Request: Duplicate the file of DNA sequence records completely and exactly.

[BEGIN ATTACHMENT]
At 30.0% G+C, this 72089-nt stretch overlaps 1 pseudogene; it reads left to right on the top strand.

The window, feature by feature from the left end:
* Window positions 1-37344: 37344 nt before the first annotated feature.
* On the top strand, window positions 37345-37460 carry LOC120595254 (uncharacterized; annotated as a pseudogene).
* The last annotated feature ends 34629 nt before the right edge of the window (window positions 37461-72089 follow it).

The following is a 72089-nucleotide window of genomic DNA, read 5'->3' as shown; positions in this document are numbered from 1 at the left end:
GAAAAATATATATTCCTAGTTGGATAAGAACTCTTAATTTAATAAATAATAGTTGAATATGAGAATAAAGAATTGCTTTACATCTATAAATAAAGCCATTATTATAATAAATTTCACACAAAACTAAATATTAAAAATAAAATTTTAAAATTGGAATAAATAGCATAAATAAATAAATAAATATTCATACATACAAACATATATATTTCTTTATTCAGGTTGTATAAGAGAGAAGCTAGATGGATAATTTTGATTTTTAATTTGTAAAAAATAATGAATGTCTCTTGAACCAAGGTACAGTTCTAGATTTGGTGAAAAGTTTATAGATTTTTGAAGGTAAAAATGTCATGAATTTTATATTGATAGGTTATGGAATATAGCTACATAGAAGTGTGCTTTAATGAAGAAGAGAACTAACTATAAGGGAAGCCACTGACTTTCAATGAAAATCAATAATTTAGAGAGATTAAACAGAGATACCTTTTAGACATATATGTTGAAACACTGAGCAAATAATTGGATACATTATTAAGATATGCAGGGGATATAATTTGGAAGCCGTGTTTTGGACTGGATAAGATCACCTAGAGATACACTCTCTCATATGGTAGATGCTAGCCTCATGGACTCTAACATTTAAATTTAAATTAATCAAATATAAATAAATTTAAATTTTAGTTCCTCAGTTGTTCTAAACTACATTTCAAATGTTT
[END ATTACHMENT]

At 30.0% G+C, this 72089-nt stretch overlaps 1 pseudogene; it reads left to right on the top strand.

The window, feature by feature from the left end:
* Window positions 1-37344: 37344 nt before the first annotated feature.
* On the top strand, window positions 37345-37460 carry LOC120595254 (uncharacterized; annotated as a pseudogene).
* The last annotated feature ends 34629 nt before the right edge of the window (window positions 37461-72089 follow it).

The following is a 72089-nucleotide window of genomic DNA, read 5'->3' as shown; positions in this document are numbered from 1 at the left end:
GAAAAATATATATTCCTAGTTGGATAAGAACTCTTAATTTAATAAATAATAGTTGAATATGAGAATAAAGAATTGCTTTACATCTATAAATAAAGCCATTATTATAATAAATTTCACACAAAACTAAATATTAAAAATAAAATTTTAAAATTGGAATAAATAGCATAAATAAATAAATAAATATTCATACATACAAACATATATATTTCTTTATTCAGGTTGTATAAGAGAGAAGCTAGATGGATAATTTTGATTTTTAATTTGTAAAAAATAATGAATGTCTCTTGAACCAAGGTACAGTTCTAGATTTGGTGAAAAGTTTATAGATTTTTGAAGGTAAAAATGTCATGAATTTTATATTGATAGGTTATGGAATATAGCTACATAGAAGTGTGCTTTAATGAAGAAGAGAACTAACTATAAGGGAAGCCACTGACTTTCAATGAAAATCAATAATTTAGAGAGATTAAACAGAGATACCTTTTAGACATATATGTTGAAACACTGAGCAAATAATTGGATACATTATTAAGATATGCAGGGGATATAATTTGGAAGCCGTGTTTTGGACTGGATAAGATCACCTAGAGATACACTCTCTCATATGGTAGATGCTAGCCTCATGGACTCTAACATTTAAATTTAAATTAATCAAATATAAATAAATTTAAATTTTAGTTCCTCAGTTGTTCTAAACTACATTTCAAATGTTT